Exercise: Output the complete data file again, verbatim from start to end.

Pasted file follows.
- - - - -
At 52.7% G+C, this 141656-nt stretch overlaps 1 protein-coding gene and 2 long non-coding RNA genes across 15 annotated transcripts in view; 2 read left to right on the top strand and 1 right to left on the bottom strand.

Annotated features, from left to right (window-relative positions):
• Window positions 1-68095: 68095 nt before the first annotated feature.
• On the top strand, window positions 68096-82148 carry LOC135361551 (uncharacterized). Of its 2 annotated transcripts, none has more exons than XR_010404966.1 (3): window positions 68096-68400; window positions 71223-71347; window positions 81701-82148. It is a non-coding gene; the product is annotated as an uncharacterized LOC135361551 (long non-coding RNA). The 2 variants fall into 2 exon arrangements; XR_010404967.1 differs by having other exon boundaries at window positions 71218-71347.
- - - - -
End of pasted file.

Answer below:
At 52.7% G+C, this 141656-nt stretch overlaps 1 protein-coding gene and 2 long non-coding RNA genes across 15 annotated transcripts in view; 2 read left to right on the top strand and 1 right to left on the bottom strand.

Annotated features, from left to right (window-relative positions):
• Window positions 1-68095: 68095 nt before the first annotated feature.
• On the top strand, window positions 68096-82148 carry LOC135361551 (uncharacterized). Of its 2 annotated transcripts, none has more exons than XR_010404966.1 (3): window positions 68096-68400; window positions 71223-71347; window positions 81701-82148. It is a non-coding gene; the product is annotated as an uncharacterized LOC135361551 (long non-coding RNA). The 2 variants fall into 2 exon arrangements; XR_010404967.1 differs by having other exon boundaries at window positions 71218-71347.